Dubai rents cheaper than you think
By Khaleej Times
Filed on September 7, 2015 | Last updated on September 7, 2015 at 07.09 am
Apartments much bigger and offer more amenities than global peers
Accommodation costs, more often that not, cause the biggest dent in family budgets in global cities. Despite residents in Dubai crying foul over steep rents and arbitrary hikes, the emirate still does not figure in the 20 most expensive cities in the world to rent, according to Global Property Guide.
While Monaco comes first on the list, London is number two, New York comes in at number three, Paris is number eight whereas Singapore comes in at number 10.
A recent report by property portal propertyfinder.ae compared average rents for a two-bedroom apartment in different Dubai localities with similar areas in Paris, London, New York, Mumbai, Singapore and Sydney.
For instance, rents ranging between $2,500 to $3,000 (Dh9,000 to Dh11,0000) per month will fetch you a two-bedroom apartment in Al Barsha, Bur Dubai or Deira in Dubai.
For the same amount, you can rent only a studio in Charing Cross Covent Garden in London; a two-bedroom apartment in East Village, a borough in Manhattan, New York; a three-bedroom apartment in Cuffe Parade, an upmarket neighbourhood in South Mumbai; a one-bedroom apartment in Marina Bay, Singapore; or a two-bedroom apartment in 7th arrondissement of Paris, an area home to tourist attractions such as Eiffel Tower and renowned museums.
Meanwhile, a rent of $3,500 to $4,000 (Dh12,000 to Dh14,000) per month can get you a two-bedroom apartment in Jumeirah Lakes Towers or Dubai Marina.
However, the amount can only fetch you a studio in Marylebone, London: a one-bedroom apartment in Upper East Side, New York; a three-bedroom apartment in Worli, Mumbai; or a two-bedroom apartment in Orchard Street, Singapore.
Therefore, Dubai rents still offer more value for money than global cities. “Prime areas of London fall in the most expensive category. However, other cities such as Zurich, Hong Kong and Sydney rank higher in terms of rents,” said Robin Teh, country manager, Chestertons UAE.
Dubai apartments also typically offer larger sizes as well as lower rates per square metre.
“Singapore, for example, has a USD/per square foot rate of 3.36 per month, making it more expensive by approximately 48 per cent to Dubai which comes in at 2.27. This alleviates concerns that the city is outpricing itself on a global basis,” said Hussain Alladin, head of research, GCP Properties.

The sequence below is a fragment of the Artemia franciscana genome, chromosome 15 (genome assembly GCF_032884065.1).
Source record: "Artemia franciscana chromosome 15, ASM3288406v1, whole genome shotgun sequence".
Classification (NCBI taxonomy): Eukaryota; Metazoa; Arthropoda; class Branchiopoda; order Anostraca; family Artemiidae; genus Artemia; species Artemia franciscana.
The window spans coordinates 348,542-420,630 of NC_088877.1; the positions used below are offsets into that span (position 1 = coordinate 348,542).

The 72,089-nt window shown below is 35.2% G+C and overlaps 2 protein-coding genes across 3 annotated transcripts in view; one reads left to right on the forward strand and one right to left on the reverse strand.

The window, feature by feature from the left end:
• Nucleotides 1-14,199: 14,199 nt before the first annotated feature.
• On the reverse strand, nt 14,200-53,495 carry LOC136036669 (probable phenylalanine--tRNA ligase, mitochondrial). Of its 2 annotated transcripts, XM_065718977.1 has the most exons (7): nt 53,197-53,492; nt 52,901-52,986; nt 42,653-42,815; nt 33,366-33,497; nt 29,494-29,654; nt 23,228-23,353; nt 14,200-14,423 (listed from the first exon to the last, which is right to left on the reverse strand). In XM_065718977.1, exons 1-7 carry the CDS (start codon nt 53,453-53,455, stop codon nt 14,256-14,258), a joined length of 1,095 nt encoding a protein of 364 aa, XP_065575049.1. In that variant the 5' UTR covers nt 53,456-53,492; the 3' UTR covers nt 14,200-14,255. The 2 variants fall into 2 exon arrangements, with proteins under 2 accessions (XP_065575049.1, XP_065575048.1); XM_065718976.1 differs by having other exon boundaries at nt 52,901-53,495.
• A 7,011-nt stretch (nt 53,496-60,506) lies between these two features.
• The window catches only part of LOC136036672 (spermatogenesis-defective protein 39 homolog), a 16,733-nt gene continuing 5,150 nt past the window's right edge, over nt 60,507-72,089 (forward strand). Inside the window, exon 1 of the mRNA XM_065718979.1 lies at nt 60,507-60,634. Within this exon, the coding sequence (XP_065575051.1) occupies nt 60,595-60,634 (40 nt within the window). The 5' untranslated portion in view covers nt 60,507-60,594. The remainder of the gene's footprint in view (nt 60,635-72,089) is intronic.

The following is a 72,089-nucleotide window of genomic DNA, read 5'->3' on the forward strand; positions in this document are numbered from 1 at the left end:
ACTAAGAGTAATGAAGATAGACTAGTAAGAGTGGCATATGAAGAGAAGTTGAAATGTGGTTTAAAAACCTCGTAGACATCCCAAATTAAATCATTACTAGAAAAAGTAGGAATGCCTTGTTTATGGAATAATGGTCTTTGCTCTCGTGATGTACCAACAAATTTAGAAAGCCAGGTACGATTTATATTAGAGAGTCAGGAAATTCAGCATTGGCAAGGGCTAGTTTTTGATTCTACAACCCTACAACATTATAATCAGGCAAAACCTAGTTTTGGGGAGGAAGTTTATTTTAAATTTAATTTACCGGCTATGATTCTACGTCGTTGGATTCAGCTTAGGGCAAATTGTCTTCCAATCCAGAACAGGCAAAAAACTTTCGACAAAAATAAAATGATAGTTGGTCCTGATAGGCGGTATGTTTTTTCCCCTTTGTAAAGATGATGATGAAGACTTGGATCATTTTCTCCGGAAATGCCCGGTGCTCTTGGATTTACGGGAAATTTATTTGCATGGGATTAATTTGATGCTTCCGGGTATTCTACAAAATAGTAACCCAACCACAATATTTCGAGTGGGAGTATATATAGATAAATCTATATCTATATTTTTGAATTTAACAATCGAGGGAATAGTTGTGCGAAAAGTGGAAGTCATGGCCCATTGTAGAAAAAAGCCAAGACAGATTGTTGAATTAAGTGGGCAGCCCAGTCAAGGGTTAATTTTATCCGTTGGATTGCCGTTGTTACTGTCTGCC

“The average monthly rent in London equates to approximately Dh11,720. So, it’s more expensive than Dubai which comes in at Dh8,368 a month. Singapore sits somewhere in between at around Dh9,300 a month,” said Jennet Siebrits, head of residential research, CBRE UK.
Drawing comparisons between cities based only on rental values does not provide a complete picture for landlords or prospective tenants. Any comparison must take into account factors such as build quality, views, location, median size, etc.
Citing an example, Alladin says: “Marina Bay in Singapore has an average rent per square foot of $3.24 per month; in Dubai Marina, it is $2.52. If we compare Marina Bay to Downtown Dubai, then the latter comes in at $3.07. However, this would not be an accurate comparison, as Downtown Dubai is the most expensive area in the city.
“Dubai Marina and Marina Bay are both on the waterfront, making them comparable, even though median two-bedroom sizes in Marina Bay are approximately 25 per cent smaller than Dubai Marina.”
Quality of construction and age of the building are also crucial factors to consider while comparing rents. “Dubai’s construction history barely spans two decades whereas the oldest building in London dates back to early 12th century. From a landlord’s perspective, maintenance considerations are going to be very different in these two cities,” said Safina Ahmad, head of residential agency, CBRE Middle East.
For buy-to-let investors, it’s also imperative to compare yields in various cities. These vary from city to city based on legislative and tax environments.
Tenants must also take into account what amenities are included in your rent.
“Swimming pools, gyms and residents’ lounges are the norm in Dubai’s residential towers. In London, these facilities would be limited to newer developments and the top end of the rental market,” Ahmad added.